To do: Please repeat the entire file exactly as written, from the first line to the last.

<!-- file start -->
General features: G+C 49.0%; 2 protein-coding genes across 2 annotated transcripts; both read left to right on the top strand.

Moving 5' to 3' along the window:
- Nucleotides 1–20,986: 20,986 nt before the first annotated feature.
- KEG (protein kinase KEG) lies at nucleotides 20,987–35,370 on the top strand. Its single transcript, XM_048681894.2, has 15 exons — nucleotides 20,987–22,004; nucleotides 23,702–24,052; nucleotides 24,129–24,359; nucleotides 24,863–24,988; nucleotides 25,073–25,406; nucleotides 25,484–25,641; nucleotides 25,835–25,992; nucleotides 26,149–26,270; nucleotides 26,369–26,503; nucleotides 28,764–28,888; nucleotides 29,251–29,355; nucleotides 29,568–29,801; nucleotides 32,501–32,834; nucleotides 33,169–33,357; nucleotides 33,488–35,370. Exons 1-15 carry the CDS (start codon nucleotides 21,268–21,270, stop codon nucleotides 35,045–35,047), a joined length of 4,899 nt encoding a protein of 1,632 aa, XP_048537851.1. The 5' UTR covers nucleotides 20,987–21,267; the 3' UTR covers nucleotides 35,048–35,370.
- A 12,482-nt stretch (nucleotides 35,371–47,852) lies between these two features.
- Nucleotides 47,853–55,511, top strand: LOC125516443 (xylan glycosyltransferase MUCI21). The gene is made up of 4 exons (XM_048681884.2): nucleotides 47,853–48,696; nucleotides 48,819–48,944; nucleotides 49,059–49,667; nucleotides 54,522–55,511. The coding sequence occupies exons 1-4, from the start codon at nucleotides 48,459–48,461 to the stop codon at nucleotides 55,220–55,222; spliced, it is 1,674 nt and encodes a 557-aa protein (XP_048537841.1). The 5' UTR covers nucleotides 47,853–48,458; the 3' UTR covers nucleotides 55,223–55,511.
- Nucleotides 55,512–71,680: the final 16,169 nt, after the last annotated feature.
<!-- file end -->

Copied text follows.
General features: G+C 49.0%; 2 protein-coding genes across 2 annotated transcripts; both read left to right on the top strand.

Moving 5' to 3' along the window:
- Nucleotides 1–20,986: 20,986 nt before the first annotated feature.
- KEG (protein kinase KEG) lies at nucleotides 20,987–35,370 on the top strand. Its single transcript, XM_048681894.2, has 15 exons — nucleotides 20,987–22,004; nucleotides 23,702–24,052; nucleotides 24,129–24,359; nucleotides 24,863–24,988; nucleotides 25,073–25,406; nucleotides 25,484–25,641; nucleotides 25,835–25,992; nucleotides 26,149–26,270; nucleotides 26,369–26,503; nucleotides 28,764–28,888; nucleotides 29,251–29,355; nucleotides 29,568–29,801; nucleotides 32,501–32,834; nucleotides 33,169–33,357; nucleotides 33,488–35,370. Exons 1-15 carry the CDS (start codon nucleotides 21,268–21,270, stop codon nucleotides 35,045–35,047), a joined length of 4,899 nt encoding a protein of 1,632 aa, XP_048537851.1. The 5' UTR covers nucleotides 20,987–21,267; the 3' UTR covers nucleotides 35,048–35,370.
- A 12,482-nt stretch (nucleotides 35,371–47,852) lies between these two features.
- Nucleotides 47,853–55,511, top strand: LOC125516443 (xylan glycosyltransferase MUCI21). The gene is made up of 4 exons (XM_048681884.2): nucleotides 47,853–48,696; nucleotides 48,819–48,944; nucleotides 49,059–49,667; nucleotides 54,522–55,511. The coding sequence occupies exons 1-4, from the start codon at nucleotides 48,459–48,461 to the stop codon at nucleotides 55,220–55,222; spliced, it is 1,674 nt and encodes a 557-aa protein (XP_048537841.1). The 5' UTR covers nucleotides 47,853–48,458; the 3' UTR covers nucleotides 55,223–55,511.
- Nucleotides 55,512–71,680: the final 16,169 nt, after the last annotated feature.